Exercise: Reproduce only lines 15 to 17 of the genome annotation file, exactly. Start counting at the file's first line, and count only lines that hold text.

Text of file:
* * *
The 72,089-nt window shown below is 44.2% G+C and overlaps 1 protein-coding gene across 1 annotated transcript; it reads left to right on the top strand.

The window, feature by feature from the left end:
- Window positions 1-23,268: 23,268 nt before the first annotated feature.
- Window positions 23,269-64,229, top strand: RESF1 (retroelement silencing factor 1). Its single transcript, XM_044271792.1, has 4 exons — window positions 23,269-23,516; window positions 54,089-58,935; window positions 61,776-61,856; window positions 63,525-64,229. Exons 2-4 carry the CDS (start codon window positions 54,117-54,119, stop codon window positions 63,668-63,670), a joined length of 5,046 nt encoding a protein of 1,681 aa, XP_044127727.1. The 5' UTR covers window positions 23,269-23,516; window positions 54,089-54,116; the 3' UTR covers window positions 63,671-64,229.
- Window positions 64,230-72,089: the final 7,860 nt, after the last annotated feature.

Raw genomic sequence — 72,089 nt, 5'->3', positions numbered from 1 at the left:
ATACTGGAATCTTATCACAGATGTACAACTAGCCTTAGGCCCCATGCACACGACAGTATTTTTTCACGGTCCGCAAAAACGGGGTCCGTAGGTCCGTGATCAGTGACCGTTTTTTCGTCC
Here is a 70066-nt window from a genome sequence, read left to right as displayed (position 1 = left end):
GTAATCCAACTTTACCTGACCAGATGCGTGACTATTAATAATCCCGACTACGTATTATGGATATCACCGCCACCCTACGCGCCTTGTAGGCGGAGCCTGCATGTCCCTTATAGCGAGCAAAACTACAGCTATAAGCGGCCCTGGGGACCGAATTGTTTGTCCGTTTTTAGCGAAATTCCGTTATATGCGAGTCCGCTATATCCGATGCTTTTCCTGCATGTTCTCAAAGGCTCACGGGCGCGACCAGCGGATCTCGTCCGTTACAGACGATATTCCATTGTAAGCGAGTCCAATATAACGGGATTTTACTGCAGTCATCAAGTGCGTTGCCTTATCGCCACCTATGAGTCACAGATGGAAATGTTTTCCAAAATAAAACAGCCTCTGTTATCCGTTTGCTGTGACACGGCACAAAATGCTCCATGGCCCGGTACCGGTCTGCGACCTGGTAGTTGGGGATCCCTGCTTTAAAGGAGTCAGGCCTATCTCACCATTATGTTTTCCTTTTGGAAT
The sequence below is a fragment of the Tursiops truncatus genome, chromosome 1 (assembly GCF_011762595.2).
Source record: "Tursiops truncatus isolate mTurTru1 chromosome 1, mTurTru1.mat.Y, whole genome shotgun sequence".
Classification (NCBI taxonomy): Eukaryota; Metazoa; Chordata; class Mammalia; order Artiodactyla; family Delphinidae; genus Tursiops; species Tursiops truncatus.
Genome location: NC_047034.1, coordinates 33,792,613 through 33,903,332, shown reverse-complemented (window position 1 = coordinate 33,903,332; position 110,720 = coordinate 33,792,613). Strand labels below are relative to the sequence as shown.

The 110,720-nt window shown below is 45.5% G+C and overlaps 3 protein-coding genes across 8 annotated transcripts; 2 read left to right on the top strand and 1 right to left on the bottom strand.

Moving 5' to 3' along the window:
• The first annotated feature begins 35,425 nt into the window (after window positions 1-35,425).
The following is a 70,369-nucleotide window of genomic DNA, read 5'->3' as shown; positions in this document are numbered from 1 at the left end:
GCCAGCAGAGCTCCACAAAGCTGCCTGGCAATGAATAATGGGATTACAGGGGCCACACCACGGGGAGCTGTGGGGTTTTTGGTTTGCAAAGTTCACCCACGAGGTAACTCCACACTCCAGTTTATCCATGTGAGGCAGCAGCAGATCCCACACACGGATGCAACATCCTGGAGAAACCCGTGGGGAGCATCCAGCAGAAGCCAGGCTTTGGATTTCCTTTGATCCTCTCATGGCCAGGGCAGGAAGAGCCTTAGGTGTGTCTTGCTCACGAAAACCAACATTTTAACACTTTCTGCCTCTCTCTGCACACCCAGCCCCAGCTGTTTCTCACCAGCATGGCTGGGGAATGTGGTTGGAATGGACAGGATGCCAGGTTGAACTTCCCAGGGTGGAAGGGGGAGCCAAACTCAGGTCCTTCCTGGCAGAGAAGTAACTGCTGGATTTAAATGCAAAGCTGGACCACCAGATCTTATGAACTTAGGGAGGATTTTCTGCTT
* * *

Moving 5' to 3' along the window:
• The first annotated feature begins 35,425 nt into the window (after window positions 1-35,425).
The following is a 70,369-nucleotide window of genomic DNA, read 5'->3' as shown; positions in this document are numbered from 1 at the left end: